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Lutein Supplements Associated with 63% Increase in Visual Acuity

Research: In a randomized, double-blind study, groups of five patients diagnosed with age-related cataracts took 15 mg of lutein from a lutein ester supplement, 100 mg vitamin E, or a placebo capsule three times per week for up to two years. The subjects' visual acuity was measured with several standard eye tests at the beginning of the study and then every three months.

Results: As a group, subjects taking the lutein ester supplements had significant improvements in visual acuity -- approximately 63% -- and glare sensitivity also improved. Those taking vitamin E showed a trend toward maintaining their acuity. The opposite effect was seen among those taking placebos; there was a trend toward decreased visual acuity in these subjects. During the supplementation period, cataracts did not progress in four patients in the lutein group, three patients in the vitamin E group and one patient in the placebo group.


OBJECTIVE: We investigated the effect of long-term antioxidant supplementation (lutein and alpha-tocopherol) on serum levels and visual performance in patients with cataracts.

METHODS: Seventeen patients clinically diagnosed with age-related cataracts were randomized in a double-blind study involving dietary supplementation with lutein (15 mg; n = 5), alpha-tocopherol (100 mg; n = 6), or placebo (n = 6), three times a week for up to 2 y. Serum carotenoid and tocopherol concentrations were determined with quality-controlled high-performance liquid chromatography, and visual performance (visual acuity and glare sensitivity) and biochemical and hematologic indexes were monitored every 3 mo throughout the study. Changes in these parameters were assessed by General Linear Model (GLM) repeated measures analysis.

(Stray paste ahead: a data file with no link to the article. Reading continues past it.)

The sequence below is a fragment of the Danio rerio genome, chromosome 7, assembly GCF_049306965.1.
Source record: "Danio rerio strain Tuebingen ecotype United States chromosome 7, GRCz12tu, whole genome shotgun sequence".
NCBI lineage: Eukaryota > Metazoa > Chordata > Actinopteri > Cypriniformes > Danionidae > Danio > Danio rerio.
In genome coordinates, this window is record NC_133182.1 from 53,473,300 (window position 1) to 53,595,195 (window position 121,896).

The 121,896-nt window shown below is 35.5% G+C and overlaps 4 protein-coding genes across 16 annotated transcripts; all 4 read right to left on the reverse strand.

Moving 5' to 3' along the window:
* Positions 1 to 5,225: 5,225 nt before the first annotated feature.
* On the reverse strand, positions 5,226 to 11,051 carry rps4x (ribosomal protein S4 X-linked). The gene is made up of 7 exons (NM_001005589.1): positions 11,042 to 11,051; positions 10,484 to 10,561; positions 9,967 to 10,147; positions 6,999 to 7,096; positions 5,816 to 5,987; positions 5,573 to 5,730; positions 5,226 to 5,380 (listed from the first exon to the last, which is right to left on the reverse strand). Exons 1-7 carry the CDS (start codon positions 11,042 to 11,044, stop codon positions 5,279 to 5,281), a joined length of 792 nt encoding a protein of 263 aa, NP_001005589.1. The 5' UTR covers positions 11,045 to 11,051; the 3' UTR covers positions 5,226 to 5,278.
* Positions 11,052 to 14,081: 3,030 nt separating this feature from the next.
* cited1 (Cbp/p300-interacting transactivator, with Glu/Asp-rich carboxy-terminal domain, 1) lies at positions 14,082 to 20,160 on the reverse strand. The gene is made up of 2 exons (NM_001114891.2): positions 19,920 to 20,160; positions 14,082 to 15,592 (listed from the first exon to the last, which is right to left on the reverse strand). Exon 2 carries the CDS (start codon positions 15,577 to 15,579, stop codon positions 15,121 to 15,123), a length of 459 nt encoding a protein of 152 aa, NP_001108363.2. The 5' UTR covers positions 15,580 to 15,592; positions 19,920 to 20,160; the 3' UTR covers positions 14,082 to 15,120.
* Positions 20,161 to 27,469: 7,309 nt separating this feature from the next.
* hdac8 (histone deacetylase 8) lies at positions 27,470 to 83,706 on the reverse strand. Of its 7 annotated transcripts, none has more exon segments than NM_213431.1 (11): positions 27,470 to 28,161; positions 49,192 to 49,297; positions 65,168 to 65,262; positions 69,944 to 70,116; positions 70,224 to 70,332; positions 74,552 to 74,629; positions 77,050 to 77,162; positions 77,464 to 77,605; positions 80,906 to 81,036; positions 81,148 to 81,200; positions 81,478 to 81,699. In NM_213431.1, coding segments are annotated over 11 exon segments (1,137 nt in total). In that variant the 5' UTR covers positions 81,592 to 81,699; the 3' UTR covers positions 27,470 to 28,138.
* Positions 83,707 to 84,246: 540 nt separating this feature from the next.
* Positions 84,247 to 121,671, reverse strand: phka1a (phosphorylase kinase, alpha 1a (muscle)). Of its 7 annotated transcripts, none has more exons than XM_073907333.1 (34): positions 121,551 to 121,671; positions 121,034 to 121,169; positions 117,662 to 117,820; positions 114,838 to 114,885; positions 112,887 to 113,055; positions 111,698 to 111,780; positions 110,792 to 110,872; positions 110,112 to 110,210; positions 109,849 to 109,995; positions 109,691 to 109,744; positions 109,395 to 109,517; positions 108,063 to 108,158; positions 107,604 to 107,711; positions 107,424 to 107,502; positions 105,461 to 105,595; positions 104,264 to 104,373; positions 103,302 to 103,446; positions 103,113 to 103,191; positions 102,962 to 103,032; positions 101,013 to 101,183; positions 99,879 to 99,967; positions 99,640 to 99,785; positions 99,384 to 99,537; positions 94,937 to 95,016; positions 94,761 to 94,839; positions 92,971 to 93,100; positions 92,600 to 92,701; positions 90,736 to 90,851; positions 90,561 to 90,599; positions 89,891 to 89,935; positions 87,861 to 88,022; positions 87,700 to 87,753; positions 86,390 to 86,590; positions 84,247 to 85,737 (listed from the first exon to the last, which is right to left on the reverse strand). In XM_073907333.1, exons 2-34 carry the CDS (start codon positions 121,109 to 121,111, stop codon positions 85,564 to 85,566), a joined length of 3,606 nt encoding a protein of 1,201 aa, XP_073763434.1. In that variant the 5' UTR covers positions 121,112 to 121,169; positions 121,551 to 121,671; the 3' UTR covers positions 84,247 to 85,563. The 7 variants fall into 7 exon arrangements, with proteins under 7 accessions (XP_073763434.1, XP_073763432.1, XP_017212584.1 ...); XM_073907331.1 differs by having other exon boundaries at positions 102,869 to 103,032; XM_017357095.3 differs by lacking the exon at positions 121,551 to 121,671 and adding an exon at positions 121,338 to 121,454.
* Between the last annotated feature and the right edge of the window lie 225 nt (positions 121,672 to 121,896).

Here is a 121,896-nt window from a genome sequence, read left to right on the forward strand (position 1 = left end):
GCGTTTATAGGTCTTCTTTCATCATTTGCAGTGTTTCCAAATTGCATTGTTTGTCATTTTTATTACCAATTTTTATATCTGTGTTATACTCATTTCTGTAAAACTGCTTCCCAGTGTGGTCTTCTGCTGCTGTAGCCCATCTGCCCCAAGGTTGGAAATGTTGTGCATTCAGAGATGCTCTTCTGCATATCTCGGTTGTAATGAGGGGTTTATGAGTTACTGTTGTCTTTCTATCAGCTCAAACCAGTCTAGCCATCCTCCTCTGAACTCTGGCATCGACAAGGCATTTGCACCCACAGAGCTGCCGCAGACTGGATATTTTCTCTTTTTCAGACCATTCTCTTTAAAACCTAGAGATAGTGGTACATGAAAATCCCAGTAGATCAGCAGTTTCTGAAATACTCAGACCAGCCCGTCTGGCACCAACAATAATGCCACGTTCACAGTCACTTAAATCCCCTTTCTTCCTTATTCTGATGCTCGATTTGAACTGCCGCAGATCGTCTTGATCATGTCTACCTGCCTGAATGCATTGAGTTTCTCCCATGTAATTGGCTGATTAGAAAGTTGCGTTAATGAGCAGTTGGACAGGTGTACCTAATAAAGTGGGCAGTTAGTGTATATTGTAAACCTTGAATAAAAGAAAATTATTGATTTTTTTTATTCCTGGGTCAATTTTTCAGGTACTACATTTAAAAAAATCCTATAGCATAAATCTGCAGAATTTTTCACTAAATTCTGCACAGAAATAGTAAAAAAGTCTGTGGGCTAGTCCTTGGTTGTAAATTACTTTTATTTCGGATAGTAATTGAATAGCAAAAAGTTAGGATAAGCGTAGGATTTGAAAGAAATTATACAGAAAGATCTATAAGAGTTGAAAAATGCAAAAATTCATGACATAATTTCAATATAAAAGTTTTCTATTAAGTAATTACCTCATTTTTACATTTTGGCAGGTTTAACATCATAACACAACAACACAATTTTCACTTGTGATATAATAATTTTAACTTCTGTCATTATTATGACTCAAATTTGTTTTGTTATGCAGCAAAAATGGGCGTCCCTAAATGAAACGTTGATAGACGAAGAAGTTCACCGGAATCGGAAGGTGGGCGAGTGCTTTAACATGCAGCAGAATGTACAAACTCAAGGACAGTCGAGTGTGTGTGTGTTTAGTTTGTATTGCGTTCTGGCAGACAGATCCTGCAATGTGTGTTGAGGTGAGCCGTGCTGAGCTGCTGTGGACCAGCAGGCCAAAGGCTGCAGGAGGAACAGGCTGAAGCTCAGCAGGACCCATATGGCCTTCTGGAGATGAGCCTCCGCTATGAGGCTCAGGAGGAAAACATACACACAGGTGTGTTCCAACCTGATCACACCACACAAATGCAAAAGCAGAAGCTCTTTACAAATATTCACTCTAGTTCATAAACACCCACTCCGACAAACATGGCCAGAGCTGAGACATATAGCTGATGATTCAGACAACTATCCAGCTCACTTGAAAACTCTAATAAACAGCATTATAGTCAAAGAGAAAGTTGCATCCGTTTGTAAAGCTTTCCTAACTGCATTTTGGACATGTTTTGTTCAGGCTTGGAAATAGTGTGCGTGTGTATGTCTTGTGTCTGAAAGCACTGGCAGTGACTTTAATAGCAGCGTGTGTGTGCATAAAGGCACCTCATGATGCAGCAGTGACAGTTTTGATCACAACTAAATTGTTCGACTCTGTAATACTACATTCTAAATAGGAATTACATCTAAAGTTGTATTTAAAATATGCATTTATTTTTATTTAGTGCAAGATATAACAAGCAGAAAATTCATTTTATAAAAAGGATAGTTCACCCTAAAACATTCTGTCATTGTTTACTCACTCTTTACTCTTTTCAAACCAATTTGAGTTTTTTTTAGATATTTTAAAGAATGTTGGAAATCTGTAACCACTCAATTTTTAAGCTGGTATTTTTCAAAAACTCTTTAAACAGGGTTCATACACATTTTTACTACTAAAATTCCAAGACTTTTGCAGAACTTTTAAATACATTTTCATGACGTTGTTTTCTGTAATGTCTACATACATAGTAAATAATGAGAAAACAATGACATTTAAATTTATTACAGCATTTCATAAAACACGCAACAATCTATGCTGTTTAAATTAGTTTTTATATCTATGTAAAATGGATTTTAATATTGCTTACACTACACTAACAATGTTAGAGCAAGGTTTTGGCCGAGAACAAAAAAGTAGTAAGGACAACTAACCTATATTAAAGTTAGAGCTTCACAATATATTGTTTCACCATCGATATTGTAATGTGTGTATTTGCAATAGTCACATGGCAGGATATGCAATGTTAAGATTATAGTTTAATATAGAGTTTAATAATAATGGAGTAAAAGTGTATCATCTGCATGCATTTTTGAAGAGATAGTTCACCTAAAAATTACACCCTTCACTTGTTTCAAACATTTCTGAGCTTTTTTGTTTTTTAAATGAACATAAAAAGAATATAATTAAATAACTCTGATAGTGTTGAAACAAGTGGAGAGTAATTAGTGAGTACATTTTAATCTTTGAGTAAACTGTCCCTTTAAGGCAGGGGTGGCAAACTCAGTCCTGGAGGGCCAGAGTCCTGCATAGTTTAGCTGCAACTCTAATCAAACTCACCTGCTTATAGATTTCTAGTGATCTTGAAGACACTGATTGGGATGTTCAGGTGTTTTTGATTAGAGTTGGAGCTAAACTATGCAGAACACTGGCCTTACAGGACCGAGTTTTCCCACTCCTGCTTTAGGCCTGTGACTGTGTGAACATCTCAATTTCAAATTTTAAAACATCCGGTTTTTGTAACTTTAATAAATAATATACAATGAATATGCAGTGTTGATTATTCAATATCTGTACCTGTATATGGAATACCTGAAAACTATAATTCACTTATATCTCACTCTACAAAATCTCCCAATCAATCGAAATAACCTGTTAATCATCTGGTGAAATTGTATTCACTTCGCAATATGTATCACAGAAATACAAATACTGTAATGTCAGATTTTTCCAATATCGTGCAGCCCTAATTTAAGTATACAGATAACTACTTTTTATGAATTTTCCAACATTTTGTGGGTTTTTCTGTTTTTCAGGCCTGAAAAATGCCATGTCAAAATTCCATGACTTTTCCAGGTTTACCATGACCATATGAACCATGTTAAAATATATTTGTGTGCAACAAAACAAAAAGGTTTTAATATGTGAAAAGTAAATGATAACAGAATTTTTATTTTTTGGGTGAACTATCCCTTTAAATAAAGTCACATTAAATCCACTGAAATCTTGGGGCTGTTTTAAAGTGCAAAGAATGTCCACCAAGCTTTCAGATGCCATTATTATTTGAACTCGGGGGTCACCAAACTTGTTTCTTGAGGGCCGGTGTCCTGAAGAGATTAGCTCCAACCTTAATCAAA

RESULTS: Serum concentrations of lutein and alpha-tocopherol increased with supplementation, although statistical significance was reached only in the lutein group. Visual performance (visual acuity and glare sensitivity) improved in the lutein group, whereas there was a trend toward the maintenance of and decrease in visual acuity with alpha-tocopherol and placebo supplementation, respectively. No significant side effects or changes in biochemical or hematologic profiles were observed in any of the subjects during the study.

CONCLUSIONS: Visual function in patients with age-related cataracts who received the lutein supplements improved, suggesting that a higher intake of lutein, through lutein-rich fruit and vegetables or supplements, may have beneficial effects on the visual performance of people with age-related cataracts.


Nutrition. Olmedilla B, Granado F, Blanco I, Vaquero M. Lutein, but not alpha-tocopherol, supplementation improves visual function in patients with age-related cataracts: a 2-y double-blind, placebo-controlled pilot study.
2003 Jan;19(1):21-4.

Key concepts: lutein, zeaxanthin, carotenoids, age-related macular degeneration, amd